Smaller Snacks Really Satisfy
Smaller snacks can have the same satiating effect as larger ones—without the added calories
The secret to enjoying your favorite snack foods without piling on the pounds may be as simple as monitoring snack size. According to a study in Food Quality and Preference, smaller snacks can have the same satiating effect as larger ones--without the added calories.
Fill me up
Bigger serving sizes came into vogue during the 1980s, and waistlines in the Western world have continued to parallel the growth of portion sizes ever since. Even portion-controlled snack packs can lead to overeating: if one is okay, many people seem to assume that it's alright to eat more.
Researchers from Wageningen University in the Netherlands and Cornell University in New York teamed up to see if smaller snacks could decrease hunger and cravings as effectively as larger snacks. They chose three of the most commonly craved foods--potato chips, apple pie, and chocolate--gave them to 104 college students (average age 20 years) in two different serving sizes and recorded the people's feelings about how satisfying they found the snack.The large-portion snack contained 1,370 calories from 100 grams of chocolate chips, 200 grams of apple pie, and 80 grams of potato chips. The small portion contained 195 calories from 10 grams of chocolate chips, 40 grams of apple pie, and 10 grams of potato chips.
Hunger and cravings were measured just before the snack, immediately after the snack, and again 15 minutes later.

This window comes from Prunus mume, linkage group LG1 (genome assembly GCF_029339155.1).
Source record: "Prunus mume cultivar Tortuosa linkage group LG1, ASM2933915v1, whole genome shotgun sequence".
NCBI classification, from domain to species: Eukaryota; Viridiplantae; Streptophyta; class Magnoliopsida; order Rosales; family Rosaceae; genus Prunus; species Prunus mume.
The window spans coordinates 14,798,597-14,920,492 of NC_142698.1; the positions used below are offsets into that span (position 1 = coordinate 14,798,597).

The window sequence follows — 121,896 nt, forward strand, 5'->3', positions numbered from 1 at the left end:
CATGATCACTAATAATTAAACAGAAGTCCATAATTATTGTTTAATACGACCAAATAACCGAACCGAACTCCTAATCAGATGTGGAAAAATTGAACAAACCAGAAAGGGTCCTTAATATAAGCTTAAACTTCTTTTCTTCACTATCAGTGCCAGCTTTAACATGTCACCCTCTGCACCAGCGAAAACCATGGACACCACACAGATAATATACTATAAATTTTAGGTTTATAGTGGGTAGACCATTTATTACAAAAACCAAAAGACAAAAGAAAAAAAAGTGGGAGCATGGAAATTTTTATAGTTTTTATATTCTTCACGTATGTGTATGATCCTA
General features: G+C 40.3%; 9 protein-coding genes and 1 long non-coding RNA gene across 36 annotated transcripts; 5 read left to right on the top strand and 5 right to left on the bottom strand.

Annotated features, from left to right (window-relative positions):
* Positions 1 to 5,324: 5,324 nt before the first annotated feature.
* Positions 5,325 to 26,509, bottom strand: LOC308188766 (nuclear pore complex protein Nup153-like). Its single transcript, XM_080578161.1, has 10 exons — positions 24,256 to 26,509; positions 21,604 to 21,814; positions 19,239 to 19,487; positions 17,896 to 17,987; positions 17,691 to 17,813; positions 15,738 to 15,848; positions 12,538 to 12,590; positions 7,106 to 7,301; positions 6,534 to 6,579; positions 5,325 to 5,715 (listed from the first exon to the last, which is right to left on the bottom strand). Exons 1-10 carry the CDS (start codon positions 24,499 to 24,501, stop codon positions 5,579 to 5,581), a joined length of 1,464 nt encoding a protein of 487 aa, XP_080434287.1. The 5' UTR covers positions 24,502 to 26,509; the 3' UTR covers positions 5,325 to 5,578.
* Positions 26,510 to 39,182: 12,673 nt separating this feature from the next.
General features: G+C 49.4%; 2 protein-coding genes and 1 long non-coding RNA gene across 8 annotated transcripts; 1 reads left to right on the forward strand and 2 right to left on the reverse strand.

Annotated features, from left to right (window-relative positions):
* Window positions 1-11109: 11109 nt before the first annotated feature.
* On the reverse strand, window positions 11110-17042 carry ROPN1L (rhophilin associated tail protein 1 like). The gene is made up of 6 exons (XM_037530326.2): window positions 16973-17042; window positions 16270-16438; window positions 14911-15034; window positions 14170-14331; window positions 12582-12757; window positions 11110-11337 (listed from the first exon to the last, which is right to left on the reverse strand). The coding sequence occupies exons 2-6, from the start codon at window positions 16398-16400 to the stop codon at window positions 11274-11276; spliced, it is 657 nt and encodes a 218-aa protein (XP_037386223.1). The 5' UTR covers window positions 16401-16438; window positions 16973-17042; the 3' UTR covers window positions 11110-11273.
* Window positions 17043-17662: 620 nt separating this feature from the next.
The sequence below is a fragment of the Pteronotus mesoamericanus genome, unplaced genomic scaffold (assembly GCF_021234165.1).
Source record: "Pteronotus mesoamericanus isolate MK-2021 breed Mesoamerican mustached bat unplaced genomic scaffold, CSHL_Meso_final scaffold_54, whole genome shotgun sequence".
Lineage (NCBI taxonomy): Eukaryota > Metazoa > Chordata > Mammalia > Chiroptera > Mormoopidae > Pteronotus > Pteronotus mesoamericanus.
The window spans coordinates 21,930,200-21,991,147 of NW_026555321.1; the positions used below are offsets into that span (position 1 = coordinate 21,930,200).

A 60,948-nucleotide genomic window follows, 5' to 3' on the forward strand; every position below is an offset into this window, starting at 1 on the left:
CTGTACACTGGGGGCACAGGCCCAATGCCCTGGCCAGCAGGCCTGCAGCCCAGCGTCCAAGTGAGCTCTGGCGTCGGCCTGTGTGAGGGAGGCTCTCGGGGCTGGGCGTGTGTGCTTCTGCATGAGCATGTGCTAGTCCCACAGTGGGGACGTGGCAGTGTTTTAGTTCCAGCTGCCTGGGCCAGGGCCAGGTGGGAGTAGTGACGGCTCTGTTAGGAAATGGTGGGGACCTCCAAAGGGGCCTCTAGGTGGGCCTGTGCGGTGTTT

"This suggests that compared to providing larger portions, smaller portions of commonly craved foods are capable of providing similar fulfillment of desire," concluded the authors.
Staying trim in a supersized culture
Although the new study was small and only included a single portion size trial, it is in line with previously published studies that show the effect of portion size on calories consumed. It also adds the hopeful new finding that smaller snacks might satisfy cravings and hunger as well as larger ones. Future studies are needed to confirm these findings.
(Food Qual Prefer 2013;27:96-100)
Kimberly Beauchamp, ND, received her doctoral degree from Bastyr University, the nation's premier academic institution for science-based natural medicine. She co-founded South County Naturopaths in Wakefield, RI, where she practiced whole family care with an emphasis on nutritional counseling, herbal medicine, detoxification, and food allergy identification and treatment. Her blog, Eat Happy, helps take the drama out of healthy eating with real food recipes and nutrition news that you can use. Dr. Beauchamp is a regular contributor to Healthnotes Newswire.